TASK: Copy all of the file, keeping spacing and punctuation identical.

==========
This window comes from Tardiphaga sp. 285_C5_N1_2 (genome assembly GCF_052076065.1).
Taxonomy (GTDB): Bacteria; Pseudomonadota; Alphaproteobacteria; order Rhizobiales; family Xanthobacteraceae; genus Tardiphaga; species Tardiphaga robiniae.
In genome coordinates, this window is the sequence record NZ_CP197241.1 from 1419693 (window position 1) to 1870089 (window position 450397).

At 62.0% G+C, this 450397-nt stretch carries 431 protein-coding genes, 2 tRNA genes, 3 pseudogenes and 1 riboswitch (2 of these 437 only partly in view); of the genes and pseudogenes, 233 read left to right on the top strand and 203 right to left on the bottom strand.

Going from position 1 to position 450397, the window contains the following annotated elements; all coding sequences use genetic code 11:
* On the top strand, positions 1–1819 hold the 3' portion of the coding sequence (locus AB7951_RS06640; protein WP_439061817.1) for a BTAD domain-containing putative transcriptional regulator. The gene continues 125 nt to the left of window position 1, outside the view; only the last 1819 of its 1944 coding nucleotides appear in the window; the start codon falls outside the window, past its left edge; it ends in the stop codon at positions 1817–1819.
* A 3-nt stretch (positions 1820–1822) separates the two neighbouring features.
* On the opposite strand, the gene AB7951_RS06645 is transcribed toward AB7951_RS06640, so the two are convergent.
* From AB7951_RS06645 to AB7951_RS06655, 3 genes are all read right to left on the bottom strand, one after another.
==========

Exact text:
This window comes from Tardiphaga sp. 285_C5_N1_2 (genome assembly GCF_052076065.1).
Taxonomy (GTDB): Bacteria; Pseudomonadota; Alphaproteobacteria; order Rhizobiales; family Xanthobacteraceae; genus Tardiphaga; species Tardiphaga robiniae.
In genome coordinates, this window is the sequence record NZ_CP197241.1 from 1419693 (window position 1) to 1870089 (window position 450397).

At 62.0% G+C, this 450397-nt stretch carries 431 protein-coding genes, 2 tRNA genes, 3 pseudogenes and 1 riboswitch (2 of these 437 only partly in view); of the genes and pseudogenes, 233 read left to right on the top strand and 203 right to left on the bottom strand.

Going from position 1 to position 450397, the window contains the following annotated elements; all coding sequences use genetic code 11:
* On the top strand, positions 1–1819 hold the 3' portion of the coding sequence (locus AB7951_RS06640; protein WP_439061817.1) for a BTAD domain-containing putative transcriptional regulator. The gene continues 125 nt to the left of window position 1, outside the view; only the last 1819 of its 1944 coding nucleotides appear in the window; the start codon falls outside the window, past its left edge; it ends in the stop codon at positions 1817–1819.
* A 3-nt stretch (positions 1820–1822) separates the two neighbouring features.
* On the opposite strand, the gene AB7951_RS06645 is transcribed toward AB7951_RS06640, so the two are convergent.
* From AB7951_RS06645 to AB7951_RS06655, 3 genes are all read right to left on the bottom strand, one after another.